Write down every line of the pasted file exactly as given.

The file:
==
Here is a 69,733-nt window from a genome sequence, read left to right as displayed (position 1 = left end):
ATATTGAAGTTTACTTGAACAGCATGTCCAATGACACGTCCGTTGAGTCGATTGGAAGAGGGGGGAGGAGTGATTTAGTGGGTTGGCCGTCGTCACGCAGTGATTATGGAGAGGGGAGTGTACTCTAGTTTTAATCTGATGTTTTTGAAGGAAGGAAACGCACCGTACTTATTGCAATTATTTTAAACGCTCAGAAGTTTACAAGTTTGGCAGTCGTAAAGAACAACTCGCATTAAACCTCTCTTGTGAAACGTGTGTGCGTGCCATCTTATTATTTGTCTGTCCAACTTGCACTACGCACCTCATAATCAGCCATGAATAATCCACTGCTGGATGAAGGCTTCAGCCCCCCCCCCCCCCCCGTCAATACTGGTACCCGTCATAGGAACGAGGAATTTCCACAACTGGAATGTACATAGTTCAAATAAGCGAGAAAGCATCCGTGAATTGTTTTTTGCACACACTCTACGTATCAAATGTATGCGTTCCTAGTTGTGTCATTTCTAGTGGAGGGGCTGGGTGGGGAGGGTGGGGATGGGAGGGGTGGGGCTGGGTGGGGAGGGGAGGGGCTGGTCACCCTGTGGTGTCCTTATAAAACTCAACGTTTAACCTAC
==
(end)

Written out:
Here is a 69,733-nt window from a genome sequence, read left to right as displayed (position 1 = left end):
ATATTGAAGTTTACTTGAACAGCATGTCCAATGACACGTCCGTTGAGTCGATTGGAAGAGGGGGGAGGAGTGATTTAGTGGGTTGGCCGTCGTCACGCAGTGATTATGGAGAGGGGAGTGTACTCTAGTTTTAATCTGATGTTTTTGAAGGAAGGAAACGCACCGTACTTATTGCAATTATTTTAAACGCTCAGAAGTTTACAAGTTTGGCAGTCGTAAAGAACAACTCGCATTAAACCTCTCTTGTGAAACGTGTGTGCGTGCCATCTTATTATTTGTCTGTCCAACTTGCACTACGCACCTCATAATCAGCCATGAATAATCCACTGCTGGATGAAGGCTTCAGCCCCCCCCCCCCCCCCGTCAATACTGGTACCCGTCATAGGAACGAGGAATTTCCACAACTGGAATGTACATAGTTCAAATAAGCGAGAAAGCATCCGTGAATTGTTTTTTGCACACACTCTACGTATCAAATGTATGCGTTCCTAGTTGTGTCATTTCTAGTGGAGGGGCTGGGTGGGGAGGGTGGGGATGGGAGGGGTGGGGCTGGGTGGGGAGGGGAGGGGCTGGTCACCCTGTGGTGTCCTTATAAAACTCAACGTTTAACCTAC